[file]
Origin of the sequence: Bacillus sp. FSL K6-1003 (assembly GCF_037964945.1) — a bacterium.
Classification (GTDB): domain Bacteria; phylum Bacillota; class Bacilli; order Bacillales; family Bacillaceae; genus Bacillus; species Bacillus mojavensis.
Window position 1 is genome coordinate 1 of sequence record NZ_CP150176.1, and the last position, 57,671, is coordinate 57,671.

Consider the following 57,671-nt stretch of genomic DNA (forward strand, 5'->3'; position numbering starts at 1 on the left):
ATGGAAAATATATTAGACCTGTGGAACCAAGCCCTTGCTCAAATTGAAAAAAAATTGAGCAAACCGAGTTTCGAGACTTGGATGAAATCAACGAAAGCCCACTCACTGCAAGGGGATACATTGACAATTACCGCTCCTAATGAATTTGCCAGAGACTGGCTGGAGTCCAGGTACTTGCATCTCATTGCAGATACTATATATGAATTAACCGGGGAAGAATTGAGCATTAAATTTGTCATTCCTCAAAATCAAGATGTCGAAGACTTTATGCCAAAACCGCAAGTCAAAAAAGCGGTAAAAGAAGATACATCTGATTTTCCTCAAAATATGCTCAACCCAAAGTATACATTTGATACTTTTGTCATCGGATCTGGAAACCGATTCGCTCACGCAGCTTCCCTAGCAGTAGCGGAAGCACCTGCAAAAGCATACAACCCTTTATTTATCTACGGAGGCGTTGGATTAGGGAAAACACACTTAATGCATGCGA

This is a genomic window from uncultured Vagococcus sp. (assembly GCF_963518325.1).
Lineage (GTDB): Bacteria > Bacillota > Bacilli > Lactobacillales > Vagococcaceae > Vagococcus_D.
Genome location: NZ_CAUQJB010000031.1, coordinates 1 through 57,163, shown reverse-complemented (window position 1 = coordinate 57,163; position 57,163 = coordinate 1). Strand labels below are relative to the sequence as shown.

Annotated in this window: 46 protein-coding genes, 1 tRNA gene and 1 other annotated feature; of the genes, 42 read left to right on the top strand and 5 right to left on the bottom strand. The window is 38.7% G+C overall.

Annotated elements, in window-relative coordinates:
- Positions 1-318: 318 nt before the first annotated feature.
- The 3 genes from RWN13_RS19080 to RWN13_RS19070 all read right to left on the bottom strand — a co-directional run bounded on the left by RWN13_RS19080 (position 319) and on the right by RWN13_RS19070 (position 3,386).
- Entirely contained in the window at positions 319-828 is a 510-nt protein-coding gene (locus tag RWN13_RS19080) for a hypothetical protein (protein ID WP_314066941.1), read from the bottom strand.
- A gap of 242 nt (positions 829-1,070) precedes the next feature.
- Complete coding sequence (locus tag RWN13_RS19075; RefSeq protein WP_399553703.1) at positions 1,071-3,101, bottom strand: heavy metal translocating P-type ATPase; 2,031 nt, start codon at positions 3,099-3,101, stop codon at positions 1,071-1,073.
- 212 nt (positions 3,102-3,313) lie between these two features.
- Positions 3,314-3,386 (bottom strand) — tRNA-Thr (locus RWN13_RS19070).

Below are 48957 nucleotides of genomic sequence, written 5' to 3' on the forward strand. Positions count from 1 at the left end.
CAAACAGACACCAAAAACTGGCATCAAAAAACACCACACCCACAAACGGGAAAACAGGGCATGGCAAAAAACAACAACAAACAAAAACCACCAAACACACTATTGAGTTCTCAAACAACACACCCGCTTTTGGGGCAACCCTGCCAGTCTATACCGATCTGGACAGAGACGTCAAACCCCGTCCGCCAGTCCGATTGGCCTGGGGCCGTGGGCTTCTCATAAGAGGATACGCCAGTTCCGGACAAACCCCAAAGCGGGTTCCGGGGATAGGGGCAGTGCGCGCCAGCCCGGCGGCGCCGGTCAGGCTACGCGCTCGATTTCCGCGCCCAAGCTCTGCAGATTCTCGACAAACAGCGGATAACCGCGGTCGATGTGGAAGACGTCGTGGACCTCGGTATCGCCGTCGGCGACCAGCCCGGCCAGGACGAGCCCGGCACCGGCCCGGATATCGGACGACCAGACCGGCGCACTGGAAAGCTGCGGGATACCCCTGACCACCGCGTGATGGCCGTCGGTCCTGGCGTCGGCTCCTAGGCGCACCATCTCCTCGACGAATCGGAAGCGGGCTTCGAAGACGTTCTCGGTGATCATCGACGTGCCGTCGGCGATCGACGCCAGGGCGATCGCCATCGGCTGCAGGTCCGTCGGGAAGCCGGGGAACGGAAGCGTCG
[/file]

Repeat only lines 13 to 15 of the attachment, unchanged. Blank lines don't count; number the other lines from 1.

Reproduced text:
- Entirely contained in the window at positions 319-828 is a 510-nt protein-coding gene (locus tag RWN13_RS19080) for a hypothetical protein (protein ID WP_314066941.1), read from the bottom strand.
- A gap of 242 nt (positions 829-1,070) precedes the next feature.
- Complete coding sequence (locus tag RWN13_RS19075; RefSeq protein WP_399553703.1) at positions 1,071-3,101, bottom strand: heavy metal translocating P-type ATPase; 2,031 nt, start codon at positions 3,099-3,101, stop codon at positions 1,071-1,073.